Before describing the embodiments in accordance with the invention, reference is first made to the prior art CVT shown in
The inherent characteristics of a CVT make it behave electrically as a filter, with the main bandpass accurately tuned to the fundamental frequency component. This in turn implies that the transformer output does not represent an accurate picture of the frequency contents of the input signal over the complete frequency spectrum.
The sum of the voltage drop VCH across the high voltage capacitor CH and the voltage drop VCL across the low voltage capacitor CL is always equal to the input voltage Vin, irrespective of the components and connections in circuit 12. This relationship holds true at all frequencies in the spectrum. Also, the current that flows in the CVT is a function of the input voltage Vin.
Therefore, if one knows the values of the capacitors CH and CL and also the current in each capacitor bank, the input voltage Vin can be measured. This is valid for all frequencies in the input signal.
The values of CH and CL are known by their design and are given in the CVT data sheet. It is proposed in accordance with the invention that the currents in the respective capacitor banks CH and CL are measured using current sensors.
The current sensors PQCS1 and PQCS2 may be of any suitable type, for example current transformers or Hall effect devices.
The current sensors PQCS1, PQCS2 may have protective devices connected across them to prevent damage resulting from internal CVT faults. Such protective devices are preferably installed at a point where they are at earth potential, in order to reduce or eliminate the need for high levels of insulation for the protective devices.
The output signals from the current sensors PQCS1, PQCS2 are fed to the voltage measurement circuit 22. In circuit 22 the voltages across each capacitor bank CH and CL are first obtained, and then the total input voltage Vin is deduced by adding the two voltages together.
In a modification to the circuit shown in
A further simplification in the measurement is possible by accepting an approximation in relation to the CVT circuit. This approximation introduces some errors in the harmonic measurement, but these errors have been shown to be relatively small for different CVT models which have been considered.
In the simplified method, which is illustrated by the circuit of
Depending upon the make, type and model of the CVT, the current sensor or sensors can be placed in locations where the required currents would be subsequently obtained. For example, it may not be possible to acquire the currents in the low voltage and high voltage capacitors directly. The current sensors may then be placed in available locations in the earth path, such that the low voltage and/or high voltage capacitor currents are obtained by combining the measured currents. For instance, it is often convenient to access the earthing point of the low voltage capacitor CL, which is a suitable point for placing a current sensor to measure the low voltage capacitor current. In most CVTs, the internal circuit of the CVT, indicated at 12 in the foregoing description, is earthed separately. The earthing point of circuit 12 may be used for a current sensor.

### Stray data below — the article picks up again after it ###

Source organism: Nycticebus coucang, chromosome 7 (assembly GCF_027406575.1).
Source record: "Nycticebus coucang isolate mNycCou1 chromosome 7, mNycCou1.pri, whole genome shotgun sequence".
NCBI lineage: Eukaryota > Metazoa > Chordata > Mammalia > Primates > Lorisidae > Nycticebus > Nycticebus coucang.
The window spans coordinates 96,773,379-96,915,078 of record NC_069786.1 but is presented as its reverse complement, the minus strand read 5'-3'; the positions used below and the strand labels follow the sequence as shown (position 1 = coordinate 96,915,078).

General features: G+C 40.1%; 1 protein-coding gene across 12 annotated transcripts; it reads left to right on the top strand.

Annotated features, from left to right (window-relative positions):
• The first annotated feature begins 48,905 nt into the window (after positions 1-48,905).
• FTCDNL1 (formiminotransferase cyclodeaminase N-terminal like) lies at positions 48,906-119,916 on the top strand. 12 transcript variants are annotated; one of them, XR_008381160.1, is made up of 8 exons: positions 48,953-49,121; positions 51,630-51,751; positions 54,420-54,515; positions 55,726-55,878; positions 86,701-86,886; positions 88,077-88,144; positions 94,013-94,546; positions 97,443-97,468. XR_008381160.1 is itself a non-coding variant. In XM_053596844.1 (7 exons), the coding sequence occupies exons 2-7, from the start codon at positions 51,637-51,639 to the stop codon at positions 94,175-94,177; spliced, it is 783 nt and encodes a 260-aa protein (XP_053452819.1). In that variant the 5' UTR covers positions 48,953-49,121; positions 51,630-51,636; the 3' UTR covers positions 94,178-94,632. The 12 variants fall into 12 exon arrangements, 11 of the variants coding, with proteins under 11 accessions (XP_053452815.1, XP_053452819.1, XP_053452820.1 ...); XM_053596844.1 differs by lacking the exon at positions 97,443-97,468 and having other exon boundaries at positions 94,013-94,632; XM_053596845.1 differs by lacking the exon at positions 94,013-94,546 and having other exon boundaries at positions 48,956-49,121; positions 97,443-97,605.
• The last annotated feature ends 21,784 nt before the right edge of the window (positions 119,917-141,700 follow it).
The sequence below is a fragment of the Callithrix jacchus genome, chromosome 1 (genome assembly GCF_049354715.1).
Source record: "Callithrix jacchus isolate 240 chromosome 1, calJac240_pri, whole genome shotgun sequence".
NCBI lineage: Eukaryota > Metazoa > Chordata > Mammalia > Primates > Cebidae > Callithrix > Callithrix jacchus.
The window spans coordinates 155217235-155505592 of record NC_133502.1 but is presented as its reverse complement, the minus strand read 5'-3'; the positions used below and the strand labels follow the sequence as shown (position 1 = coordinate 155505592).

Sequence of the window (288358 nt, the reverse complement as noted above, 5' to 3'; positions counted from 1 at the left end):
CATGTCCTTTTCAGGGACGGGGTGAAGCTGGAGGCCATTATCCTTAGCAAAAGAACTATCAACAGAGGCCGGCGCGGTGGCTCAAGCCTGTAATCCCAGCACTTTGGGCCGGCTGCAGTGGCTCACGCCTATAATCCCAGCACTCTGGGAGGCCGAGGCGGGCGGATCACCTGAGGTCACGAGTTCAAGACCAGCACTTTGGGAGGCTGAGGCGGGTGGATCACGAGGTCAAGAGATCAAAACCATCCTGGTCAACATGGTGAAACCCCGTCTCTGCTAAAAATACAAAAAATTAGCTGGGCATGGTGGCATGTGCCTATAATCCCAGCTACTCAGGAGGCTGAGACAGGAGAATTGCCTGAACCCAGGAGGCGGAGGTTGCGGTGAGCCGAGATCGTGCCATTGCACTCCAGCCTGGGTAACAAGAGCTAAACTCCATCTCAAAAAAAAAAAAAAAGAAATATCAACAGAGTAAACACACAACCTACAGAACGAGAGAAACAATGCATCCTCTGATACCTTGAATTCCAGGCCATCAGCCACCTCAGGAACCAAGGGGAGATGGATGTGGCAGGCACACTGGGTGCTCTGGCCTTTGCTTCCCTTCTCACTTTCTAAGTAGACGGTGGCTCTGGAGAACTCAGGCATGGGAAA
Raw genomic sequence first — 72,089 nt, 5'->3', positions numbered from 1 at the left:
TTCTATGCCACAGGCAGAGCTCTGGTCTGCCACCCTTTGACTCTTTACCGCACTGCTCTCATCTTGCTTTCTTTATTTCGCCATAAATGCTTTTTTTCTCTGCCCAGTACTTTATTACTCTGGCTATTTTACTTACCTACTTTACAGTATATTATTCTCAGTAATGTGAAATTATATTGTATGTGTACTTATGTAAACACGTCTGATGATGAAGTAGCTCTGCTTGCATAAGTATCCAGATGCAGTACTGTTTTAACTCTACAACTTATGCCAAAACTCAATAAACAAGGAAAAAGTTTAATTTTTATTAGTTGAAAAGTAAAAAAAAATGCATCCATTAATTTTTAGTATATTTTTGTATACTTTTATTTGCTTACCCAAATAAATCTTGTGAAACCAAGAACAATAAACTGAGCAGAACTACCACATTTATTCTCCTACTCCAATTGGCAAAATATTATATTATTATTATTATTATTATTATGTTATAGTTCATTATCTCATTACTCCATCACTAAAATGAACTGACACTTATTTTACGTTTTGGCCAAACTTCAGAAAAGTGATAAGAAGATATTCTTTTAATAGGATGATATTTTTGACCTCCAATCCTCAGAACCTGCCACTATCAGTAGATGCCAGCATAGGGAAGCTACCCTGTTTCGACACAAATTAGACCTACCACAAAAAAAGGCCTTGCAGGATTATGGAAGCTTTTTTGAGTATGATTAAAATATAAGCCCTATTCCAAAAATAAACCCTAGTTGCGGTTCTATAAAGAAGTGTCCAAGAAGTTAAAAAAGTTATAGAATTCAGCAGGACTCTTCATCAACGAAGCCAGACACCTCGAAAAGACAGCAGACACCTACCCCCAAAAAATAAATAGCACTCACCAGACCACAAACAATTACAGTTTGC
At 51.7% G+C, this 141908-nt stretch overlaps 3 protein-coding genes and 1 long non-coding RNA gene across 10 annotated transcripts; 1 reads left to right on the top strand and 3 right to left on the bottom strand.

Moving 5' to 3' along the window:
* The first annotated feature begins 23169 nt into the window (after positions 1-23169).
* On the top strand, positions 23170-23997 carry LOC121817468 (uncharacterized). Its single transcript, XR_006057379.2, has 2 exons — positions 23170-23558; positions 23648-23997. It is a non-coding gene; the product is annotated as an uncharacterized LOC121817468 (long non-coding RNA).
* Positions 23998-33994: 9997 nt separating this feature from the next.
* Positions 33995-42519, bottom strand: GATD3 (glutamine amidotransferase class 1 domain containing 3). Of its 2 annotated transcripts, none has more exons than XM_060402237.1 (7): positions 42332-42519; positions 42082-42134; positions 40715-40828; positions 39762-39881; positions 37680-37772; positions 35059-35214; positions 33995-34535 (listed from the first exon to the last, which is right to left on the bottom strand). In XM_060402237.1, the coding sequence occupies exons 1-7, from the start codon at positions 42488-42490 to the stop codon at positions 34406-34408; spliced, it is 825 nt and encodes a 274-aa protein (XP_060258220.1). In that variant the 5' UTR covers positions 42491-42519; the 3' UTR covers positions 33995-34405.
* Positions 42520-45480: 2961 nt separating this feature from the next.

Customarily, the measured/formed currents in the low voltage and high voltage capacitors CL and CH are multiplied by the reactance of the low voltage and high voltage capacitors at each frequency in order to obtain the voltage across each component. By adding these voltages, the input voltage of the CVT can be calculated for each frequency.
In harmonic measurements of electrical systems, the harmonic levels are expressed as a percentage of the fundamental frequency component. In fact, all international and national harmonic standards have been presented in the percentage form. With the present invention, harmonic percentage with respect to the fundamental can be calculated without using the reactance of the capacitors. This means that the accuracy of the percentage measurement is not dependent on the tolerance in the values of the capacitors. This is achieved by using the magnitude of the currents measured in the low voltage and high voltage capacitors CL and CH.
The use of current sensors in accordance with the invention can be incorporated into the design of new CVTs. It is also easy and cost-effective to retrofit CVTs which are in service by placing current sensors in appropriate locations to effect the required measurements.
It is emphasised that other current sensor arrangements can be envisaged within the scope of the present invention, in terms of number and positioning.
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|U.S. Classification||324/126, 324/117.00R|
|International Classification||G01R15/06, G01R15/16|
|Cooperative Classification||G01R15/06, G01R15/16|
|European Classification||G01R15/16, G01R15/06|
|Jan 5, 2009||FPAY||Fee payment|
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|Mar 4, 2013||REMI||Maintenance fee reminder mailed|